Make us your home page
Instagram

Today’s top headlines delivered to you daily.

(View our Privacy Policy)

Ecuador quits U.S. trade deal to avoid 'blackmail' over Snowden

QUITO, Ecuador — Ecuador announced Thursday it was withdrawing from a 2-decade-old trade pact with the United States, saying the agreement left the South American nation vulnerable to "blackmail" as U.S. officials seek the return of fugitive Edward Snowden.

The trade agreement was already at risk of nonrenewal by Congress before Ecuador began weighing whether to grant asylum to Snowden, the former contract worker for the National Security Agency who this month revealed extensive U.S. tracking of telephone communications and then fled to Hong Kong.

Snowden faces felony espionage charges at home. The United States has demanded his extradition, first from Hong Kong, where he hid for several weeks, and now from Russia, where he arrived Sunday. He is thought to be holed up in the transit area of Moscow's Sheremetyevo airport while seeking a route to Ecuador or somewhere else that might grant him shelter.

President Barack Obama, meanwhile, sought to downplay the international chase for the man he called "a 29-year-old hacker" and lower the temperature of an issue that has raised tensions between the United States and uneasy partners Russia and China.

At an early-morning news conference, Ecuadorean Communications Secretary Fernando Alvarado said the decision to quit the Andean Trade Promotion and Drug Eradication Act accord was "irreversible" and was made to avoid Ecuador becoming vulnerable to pressure from the United States over Snowden.

Alvarado added that his government instead was offering the United States a subsidy of $23 million, which he said was the value of the benefits Ecuadorean traders received from the deal, to fund human rights training.

Alvarado also denied reports Wednesday that his government had already given Snowden temporary travel documents permitting him to travel to Ecuador.

Internet records were gathered: The Obama administration gathered U.S. citizens' Internet data until 2011, continuing a spying program started under President George W. Bush that revealed whom Americans exchanged emails with and the Internet Protocol address of their computer, according to documents disclosed Thursday in the Guardian of Britain and also recently in the Washington Post.

The National Security Agency ended the program that collected email logs and timing, but not content, in 2011 because it decided it didn't effectively stop terrorist plots, according to the NSA's director, Gen. Keith Alexander. He said all data was purged in 2011.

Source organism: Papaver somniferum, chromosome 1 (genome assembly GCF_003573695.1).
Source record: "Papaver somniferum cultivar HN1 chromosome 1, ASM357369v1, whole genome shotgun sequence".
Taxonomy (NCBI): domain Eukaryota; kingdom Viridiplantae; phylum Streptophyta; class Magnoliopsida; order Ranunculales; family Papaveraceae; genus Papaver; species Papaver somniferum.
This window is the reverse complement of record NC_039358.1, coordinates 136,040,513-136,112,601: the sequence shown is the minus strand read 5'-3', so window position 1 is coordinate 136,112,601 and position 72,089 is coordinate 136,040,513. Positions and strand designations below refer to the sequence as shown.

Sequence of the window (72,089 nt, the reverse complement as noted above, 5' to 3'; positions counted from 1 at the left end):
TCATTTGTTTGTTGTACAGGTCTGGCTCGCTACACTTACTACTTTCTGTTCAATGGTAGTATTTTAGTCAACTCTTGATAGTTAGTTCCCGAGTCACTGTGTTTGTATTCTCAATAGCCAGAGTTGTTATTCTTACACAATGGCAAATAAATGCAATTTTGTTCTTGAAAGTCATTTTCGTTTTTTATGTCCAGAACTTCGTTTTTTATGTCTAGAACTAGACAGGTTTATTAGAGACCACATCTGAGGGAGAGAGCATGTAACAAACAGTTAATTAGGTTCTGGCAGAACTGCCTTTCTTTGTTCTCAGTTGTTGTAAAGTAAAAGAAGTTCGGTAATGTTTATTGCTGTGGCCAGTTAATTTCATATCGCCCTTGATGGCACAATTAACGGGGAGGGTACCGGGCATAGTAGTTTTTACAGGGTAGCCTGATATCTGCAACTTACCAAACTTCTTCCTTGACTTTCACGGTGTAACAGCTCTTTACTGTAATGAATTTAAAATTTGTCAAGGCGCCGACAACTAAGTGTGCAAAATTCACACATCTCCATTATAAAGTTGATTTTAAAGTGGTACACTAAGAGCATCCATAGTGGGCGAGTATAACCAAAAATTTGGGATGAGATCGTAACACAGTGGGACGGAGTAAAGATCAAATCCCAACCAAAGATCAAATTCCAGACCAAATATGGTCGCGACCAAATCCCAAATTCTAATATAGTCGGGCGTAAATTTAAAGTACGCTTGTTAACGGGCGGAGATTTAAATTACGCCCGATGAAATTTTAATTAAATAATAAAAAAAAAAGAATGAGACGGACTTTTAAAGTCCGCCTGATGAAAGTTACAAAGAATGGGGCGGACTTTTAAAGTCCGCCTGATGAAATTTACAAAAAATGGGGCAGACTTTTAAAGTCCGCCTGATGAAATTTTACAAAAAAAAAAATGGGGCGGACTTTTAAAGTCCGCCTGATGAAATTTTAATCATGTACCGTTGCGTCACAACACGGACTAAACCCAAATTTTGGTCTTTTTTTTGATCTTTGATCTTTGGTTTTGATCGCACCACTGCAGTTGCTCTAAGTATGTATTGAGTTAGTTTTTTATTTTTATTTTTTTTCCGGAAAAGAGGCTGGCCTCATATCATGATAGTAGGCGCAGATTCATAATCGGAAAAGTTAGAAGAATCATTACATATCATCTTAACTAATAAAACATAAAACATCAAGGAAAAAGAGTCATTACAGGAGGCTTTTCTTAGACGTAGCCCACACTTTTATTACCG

Information from Associated Press was used in this report.

pro-snowden protest: Activists of Ukraine’s Internet Party, one of them acting as a CIA agent making telephone wiretaps, stage a protest Thursday on behalf of fugitive Edward Snowden near the U.S. Embassy in Kiev.

Associated Press

pro-snowden protest: Activists of Ukraine’s Internet Party, one of them acting as a CIA agent making telephone wiretaps, stage a protest Thursday on behalf of fugitive Edward Snowden near the U.S. Embassy in Kiev.

. Fast facts

Ecuador's economy

GDP per capita: $8,800 (2012 est.)

Below poverty line: 27.3% (December 2012 est.)

Exports: $23.77 billion (2012 est.); petroleum, bananas, cut flowers, shrimp, cacao, coffee, wood, fish

Export partners: U.S. 37.8%, Panama 9.9%, Peru 6.2%, Russia 4.6% (2011)

Source: CIA World Factbook

Ecuador quits U.S. trade deal to avoid 'blackmail' over Snowden 06/27/13 [Last modified: Thursday, June 27, 2013 11:18pm]
Photo reprints | Article reprints

Copyright: For copyright information, please check with the distributor of this item, Los Angeles Times.
    

Join the discussion: Click to view comments, add yours

Loading...
  1. Storm routs Cleveland

    Storm

    TAMPA — Alvin Ray Jackson intercepted two passes, returning one for a touchdown, and recovered two fumbles as the Storm routed Cleveland 57-27 Saturday night in its home regular-season finale at Amalie Arena.

  2. Miscue sends Rays to another stinging loss to Rangers (w/video)

    The Heater

    ST. PETERSBURG — The Rays gave away DJ Kitty onesies Saturday night. Then they gave away the game.

    Rays centerfielder Mallex Smith misses a drive hit by Adrian Beltre with two outs in the sixth, allowing the tying runs to score. Beltre puts Texas ahead 4-3 when he scores after two wild pitches.
  3. Rowdies shut out Charleston

    Soccer

    ST. PETERSBURG — The Rowdies know a thing or two about stalemates, with five of their past 10 games ending in a draw.

    Rowdies in the first half during the game between Tampa Bay Rowdies and the Charleston Battery at Al Lang Field in St. Petersburg, Fla., on Saturday, Jul 22, 2017.
  4. 13-year-old Janessa's father holds memorial service at Rogers Middle School

    Crime

    RIVERVIEW — About 100 people sat in the tile-floored multipurpose room Saturday at Rodgers Middle School where Janessa Shannon once sat as a student.

    A mourner embraces Nahshon Shannon after the memorial service for Nahshon’s daughter, Janessa, Saturday at Rodgers Middle School in Riverview.
  5. Trump: Aircraft carrier a symbol of America's might (w/video)

    Politics

    NORFOLK, Va. — With praise and a blessing for the military, President Donald Trump helped hand over the USS Gerald R. Ford to the Navy on Saturday and said the state-of-the-art aircraft carrier will send a "100,000-ton message to the world" about America's military might when it is ultimately deployed.

    President Donald Trump commissions the USS Gerald R. Ford on Saturday in Norfolk, Va.